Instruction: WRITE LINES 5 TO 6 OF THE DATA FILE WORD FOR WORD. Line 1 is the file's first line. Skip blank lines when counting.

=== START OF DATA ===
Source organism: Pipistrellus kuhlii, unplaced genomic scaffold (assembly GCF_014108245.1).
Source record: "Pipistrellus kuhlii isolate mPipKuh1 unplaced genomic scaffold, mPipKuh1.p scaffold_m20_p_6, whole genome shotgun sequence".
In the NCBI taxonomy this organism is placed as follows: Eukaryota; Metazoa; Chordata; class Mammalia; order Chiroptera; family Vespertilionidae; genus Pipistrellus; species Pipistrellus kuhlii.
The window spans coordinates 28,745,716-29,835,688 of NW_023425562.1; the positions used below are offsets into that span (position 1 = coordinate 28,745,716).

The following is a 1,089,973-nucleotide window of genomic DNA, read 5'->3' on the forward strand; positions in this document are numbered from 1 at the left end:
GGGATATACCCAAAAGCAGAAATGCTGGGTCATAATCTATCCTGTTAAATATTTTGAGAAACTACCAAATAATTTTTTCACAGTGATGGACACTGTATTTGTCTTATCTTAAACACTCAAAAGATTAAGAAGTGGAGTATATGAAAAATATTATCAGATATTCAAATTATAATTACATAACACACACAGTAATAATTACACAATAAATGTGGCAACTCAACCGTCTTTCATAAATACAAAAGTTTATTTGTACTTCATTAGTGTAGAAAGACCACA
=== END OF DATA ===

The following is a 1,089,973-nucleotide window of genomic DNA, read 5'->3' on the forward strand; positions in this document are numbered from 1 at the left end:
GGGATATACCCAAAAGCAGAAATGCTGGGTCATAATCTATCCTGTTAAATATTTTGAGAAACTACCAAATAATTTTTTCACAGTGATGGACACTGTATTTGTCTTATCTTAAACACTCAAAAGATTAAGAAGTGGAGTATATGAAAAATATTATCAGATATTCAAATTATAATTACATAACACACACAGTAATAATTACACAATAAATGTGGCAACTCAACCGTCTTTCATAAATACAAAAGTTTATTTGTACTTCATTAGTGTAGAAAGACCACA